Fraser and Marian Robinson raised the former first lady in Chicago
Michelle Obama's parents, Fraser and Marian Robinson, married in 1960 and raised the former first lady and her brother Craig in Chicago’s South Side, not far from where they each grew up.
Michelle has openly praised both of her parents over the years, especially her father, who died in 1991, before she and former president Barack Obama married. Ahead of Father’s Day in 2021, she shared a photo of herself with her parents on Instagram and captioned it, “My father gave great advice, taught me the value of hard work, encouraged me to ask questions, and always gave me the space to do so. I always thought he was so cool — just look at this photo!”
Michelle has also been effusive in praise and gratitude for her mother. In a 2019 essay for Mother’s Day, she credited her mother with being “willing to endure endless questioning from me,” and explained, “She and my father, Fraser, were wholly invested in their children, pouring a deep and durable foundation of goodness and honesty, of right and wrong, into my brother and me. After that, they simply let us be ourselves.”
Here is a look at the lives of Michelle Obama’s parents, Fraser and Marian Robinson.
Fraser and Marian both grew up in Chicago
According to Hello! Magazine, Fraser and Marian grew up in Chicago’s South Side, the same area where they would go on to raise their two children, Craig and Michelle, together. Fraser was born in 1935, and Marian was born a few years later in 1937.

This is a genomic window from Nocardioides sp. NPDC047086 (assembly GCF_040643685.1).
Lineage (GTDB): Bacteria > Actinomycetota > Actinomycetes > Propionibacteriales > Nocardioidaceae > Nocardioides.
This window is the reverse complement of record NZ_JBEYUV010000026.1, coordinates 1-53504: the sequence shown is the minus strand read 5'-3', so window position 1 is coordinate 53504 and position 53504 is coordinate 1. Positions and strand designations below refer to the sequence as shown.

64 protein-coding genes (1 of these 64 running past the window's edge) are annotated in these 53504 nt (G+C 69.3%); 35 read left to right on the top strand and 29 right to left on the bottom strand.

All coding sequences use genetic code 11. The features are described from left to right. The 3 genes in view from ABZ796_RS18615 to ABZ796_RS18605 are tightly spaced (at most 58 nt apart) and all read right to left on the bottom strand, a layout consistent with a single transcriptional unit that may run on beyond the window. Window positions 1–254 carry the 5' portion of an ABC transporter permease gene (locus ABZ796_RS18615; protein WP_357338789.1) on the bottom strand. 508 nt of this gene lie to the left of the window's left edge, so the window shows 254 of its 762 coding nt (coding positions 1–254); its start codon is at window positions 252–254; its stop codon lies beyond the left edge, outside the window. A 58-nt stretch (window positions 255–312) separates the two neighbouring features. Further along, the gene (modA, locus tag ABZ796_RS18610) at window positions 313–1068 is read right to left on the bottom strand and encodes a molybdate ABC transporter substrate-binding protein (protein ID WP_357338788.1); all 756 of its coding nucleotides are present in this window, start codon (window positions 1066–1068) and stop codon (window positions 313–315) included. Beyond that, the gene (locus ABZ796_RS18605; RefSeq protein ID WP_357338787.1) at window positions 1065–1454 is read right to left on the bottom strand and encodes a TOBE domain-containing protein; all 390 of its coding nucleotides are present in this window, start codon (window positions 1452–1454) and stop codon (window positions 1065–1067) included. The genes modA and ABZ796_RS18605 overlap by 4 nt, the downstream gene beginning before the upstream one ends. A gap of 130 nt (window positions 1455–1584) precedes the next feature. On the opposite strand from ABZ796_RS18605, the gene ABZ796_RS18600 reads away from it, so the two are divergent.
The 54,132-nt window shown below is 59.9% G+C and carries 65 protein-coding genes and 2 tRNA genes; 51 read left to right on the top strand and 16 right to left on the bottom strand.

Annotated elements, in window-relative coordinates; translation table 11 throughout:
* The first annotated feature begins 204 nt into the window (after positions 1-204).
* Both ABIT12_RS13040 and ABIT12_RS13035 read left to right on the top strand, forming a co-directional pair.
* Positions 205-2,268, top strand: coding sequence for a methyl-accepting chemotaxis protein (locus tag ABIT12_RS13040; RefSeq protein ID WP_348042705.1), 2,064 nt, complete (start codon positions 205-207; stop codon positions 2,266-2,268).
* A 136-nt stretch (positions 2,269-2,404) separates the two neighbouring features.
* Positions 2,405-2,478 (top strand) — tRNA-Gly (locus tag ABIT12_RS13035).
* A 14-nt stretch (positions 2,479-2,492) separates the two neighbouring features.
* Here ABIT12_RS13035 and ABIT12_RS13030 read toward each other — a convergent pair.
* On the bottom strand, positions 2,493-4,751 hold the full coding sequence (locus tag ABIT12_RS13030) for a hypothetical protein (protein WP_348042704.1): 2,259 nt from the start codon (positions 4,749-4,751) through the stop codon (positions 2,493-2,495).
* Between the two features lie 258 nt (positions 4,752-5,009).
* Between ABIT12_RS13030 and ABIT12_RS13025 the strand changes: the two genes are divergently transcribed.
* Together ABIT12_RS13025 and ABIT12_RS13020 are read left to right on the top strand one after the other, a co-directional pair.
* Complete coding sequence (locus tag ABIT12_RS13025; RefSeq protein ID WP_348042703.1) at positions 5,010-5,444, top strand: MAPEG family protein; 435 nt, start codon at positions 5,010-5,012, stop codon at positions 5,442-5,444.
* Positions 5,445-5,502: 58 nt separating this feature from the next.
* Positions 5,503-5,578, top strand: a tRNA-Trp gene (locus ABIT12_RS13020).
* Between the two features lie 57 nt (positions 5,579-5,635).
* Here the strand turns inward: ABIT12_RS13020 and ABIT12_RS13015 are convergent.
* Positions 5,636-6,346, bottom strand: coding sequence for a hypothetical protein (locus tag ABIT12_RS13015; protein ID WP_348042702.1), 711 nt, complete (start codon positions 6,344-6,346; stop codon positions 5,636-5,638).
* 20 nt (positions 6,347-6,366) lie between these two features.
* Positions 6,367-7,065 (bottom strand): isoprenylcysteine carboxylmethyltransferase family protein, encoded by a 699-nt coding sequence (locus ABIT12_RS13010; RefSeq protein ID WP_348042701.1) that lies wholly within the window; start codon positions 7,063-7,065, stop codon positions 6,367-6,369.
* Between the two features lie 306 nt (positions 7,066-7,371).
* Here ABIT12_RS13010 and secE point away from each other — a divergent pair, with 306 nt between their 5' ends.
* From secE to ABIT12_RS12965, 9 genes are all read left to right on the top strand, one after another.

In 2022, Michelle told Chicago’s ABC 7 that the foundation her parents gave her and her brother in Chicago has influenced every part of her life. She said, “We were poor. We lived in a small house, but what they gave us was a feeling of importance, a belief that our voices mattered at a very young age, a sense of understanding, of pushing through, resilience.”
Fraser and Marian did not finish college
Both Fraser and Marian did not finish college, as Marian dropped out and Fraser left school to get a job and help support his younger brother, according to Oprah.com. Both Michelle and Craig were smart children who even skipped second grade and ended up going to Princeton.
While hosting the “Beating the Odds” event at the White House in July 2016, Michelle told the room of college-bound students, “My parents didn’t go to college, and I was one of those kids who was not picked out by my counselors to go to some of the top schools.”
“In fact, when I applied to my alma mater, Princeton, when I was in high school, my counselor told me I was reaching too high,” she added.
Fraser was diagnosed with multiple sclerosis at the age of 30
Things for the Robinson family changed when Fraser was diagnosed with multiple sclerosis at the age of 30. As reported by Life in Spite of MS, even though he had to battle the unpredictable disease, Fraser showed up at his job at a water filtration plant nearly every day.
Michelle previously posted about her dad’s experience with MS on Instagram in November 2022. She wrote in part that her father’s health battles were hard, but that she also learned how to keep going no matter what, adding, “He used to say, ‘You fall, you get back up, you carry on,’ and he showed me that it was okay to lean on something or someone in order to make it through life.”
Fraser was politically active